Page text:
It’s a mistake to be lured into these breaks in the rain with the expectation that “the good day” will continue. It can be bright one moment and raining heavily the next. I was leaving the Seniors’ Centre on Monday in a drizzle. A man leaving with me, wearing only a zippered fleece, explained that it hadn’t been raining when he left home. Of course not. He hardly needed to explain.
But yesterday, on my first of the daily walks I intend to take here, I tried to lower the weight I was carrying. I brought my keys, my wallet, and my iPhone, thinking that would do.
No way. Twenty minutes out, I could take a rest on a bench on the beach and do some email while watching the water. I could stop and take photos of new developments, particularly ones that could be a potential topic for a future blog post. I could talk with strangers and they were happy to engage in a short conversation. Twenty minutes later, the rains came again.
By the time I reached Park Royal and found the entrance, I was soaking wet. I had to find a chesterfield in the mall, take off my supposedly water-resistant jacket and hang it to dry. All of which took some time. I should have known that you never go anywhere on any day in Vancouver in the winter without taking an umbrella.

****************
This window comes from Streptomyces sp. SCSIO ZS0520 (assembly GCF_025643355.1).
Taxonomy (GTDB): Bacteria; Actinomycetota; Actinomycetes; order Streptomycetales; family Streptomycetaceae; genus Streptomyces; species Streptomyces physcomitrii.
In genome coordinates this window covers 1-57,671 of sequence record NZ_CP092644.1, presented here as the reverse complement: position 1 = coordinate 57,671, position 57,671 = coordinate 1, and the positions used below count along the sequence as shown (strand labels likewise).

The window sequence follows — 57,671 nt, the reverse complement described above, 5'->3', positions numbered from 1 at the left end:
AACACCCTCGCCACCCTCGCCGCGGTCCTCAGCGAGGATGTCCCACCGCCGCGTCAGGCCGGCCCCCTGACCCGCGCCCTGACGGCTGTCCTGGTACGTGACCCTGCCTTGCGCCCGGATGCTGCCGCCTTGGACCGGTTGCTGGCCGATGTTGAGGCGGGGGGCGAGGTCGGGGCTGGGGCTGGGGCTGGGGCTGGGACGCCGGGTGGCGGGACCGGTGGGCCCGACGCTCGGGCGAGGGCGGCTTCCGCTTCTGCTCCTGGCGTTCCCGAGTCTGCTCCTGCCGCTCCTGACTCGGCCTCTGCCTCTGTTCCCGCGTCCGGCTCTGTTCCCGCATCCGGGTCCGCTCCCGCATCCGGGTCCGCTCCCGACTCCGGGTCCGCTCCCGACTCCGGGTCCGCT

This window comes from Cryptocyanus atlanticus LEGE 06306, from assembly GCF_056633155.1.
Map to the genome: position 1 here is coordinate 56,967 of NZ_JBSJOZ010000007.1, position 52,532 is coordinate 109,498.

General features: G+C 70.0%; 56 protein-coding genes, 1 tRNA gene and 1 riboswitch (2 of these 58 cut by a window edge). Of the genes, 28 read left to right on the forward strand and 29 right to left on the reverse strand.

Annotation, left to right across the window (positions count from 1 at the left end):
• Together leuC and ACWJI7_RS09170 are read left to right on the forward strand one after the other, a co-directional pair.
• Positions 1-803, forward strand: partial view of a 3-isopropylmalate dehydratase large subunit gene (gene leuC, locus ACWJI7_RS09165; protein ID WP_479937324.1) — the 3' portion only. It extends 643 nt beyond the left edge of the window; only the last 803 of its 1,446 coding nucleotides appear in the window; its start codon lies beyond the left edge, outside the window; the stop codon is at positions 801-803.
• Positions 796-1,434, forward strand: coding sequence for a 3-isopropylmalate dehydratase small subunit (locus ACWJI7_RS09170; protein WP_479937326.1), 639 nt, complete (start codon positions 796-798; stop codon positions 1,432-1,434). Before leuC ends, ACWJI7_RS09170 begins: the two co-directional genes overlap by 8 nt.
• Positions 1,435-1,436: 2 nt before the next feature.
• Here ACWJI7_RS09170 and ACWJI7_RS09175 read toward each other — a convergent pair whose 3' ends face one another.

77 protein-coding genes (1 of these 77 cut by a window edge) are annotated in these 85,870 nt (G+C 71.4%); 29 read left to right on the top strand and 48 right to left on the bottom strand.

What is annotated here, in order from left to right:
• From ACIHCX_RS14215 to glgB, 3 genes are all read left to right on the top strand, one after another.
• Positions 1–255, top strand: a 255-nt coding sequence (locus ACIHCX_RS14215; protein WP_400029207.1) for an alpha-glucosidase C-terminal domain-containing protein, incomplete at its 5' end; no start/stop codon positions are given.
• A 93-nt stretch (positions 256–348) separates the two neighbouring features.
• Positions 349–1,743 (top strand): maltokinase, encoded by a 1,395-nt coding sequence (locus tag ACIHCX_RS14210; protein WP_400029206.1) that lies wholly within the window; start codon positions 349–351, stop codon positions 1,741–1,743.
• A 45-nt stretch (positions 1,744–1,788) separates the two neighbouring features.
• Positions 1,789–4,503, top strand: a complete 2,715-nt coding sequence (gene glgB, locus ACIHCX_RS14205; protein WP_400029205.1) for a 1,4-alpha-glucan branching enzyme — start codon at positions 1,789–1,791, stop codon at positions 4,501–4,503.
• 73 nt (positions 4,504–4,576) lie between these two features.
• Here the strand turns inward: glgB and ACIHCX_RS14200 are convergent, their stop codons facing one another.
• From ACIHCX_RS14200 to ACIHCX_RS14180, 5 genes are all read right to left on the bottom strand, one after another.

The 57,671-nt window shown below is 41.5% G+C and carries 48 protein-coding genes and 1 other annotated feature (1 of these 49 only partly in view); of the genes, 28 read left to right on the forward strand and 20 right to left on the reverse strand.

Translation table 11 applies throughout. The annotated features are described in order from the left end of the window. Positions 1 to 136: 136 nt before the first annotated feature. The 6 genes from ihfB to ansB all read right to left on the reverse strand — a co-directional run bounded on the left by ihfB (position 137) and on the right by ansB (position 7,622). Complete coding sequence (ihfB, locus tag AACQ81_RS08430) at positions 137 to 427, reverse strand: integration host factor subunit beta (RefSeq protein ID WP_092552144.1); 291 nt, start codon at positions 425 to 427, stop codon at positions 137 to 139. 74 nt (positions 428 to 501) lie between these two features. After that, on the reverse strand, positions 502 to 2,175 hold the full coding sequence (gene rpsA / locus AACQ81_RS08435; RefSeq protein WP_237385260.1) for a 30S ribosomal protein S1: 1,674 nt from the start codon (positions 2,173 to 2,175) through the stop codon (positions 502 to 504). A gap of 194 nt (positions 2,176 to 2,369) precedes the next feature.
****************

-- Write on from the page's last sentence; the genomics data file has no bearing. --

A Vancouverite friend responded to my post with tips about “rain management” that only a local would know. She said that many prefer jackets with hoods rather than using an umbrella. “Good for dashing from cars when your hands are full or walking shorter distances.” Although some stores have umbrella stands by their doors, “you don’t want a damp umbrella in your pack or purse!”
She said that living in Kitsilano, you never “leave the house without your small umbrella and a reusable shopping bag.” Umbrella lovers have a collection of umbrellas of different weights, sizes and designs. “And because we use them so much we choose their colours and patterns carefully. They are a year-round accessory!”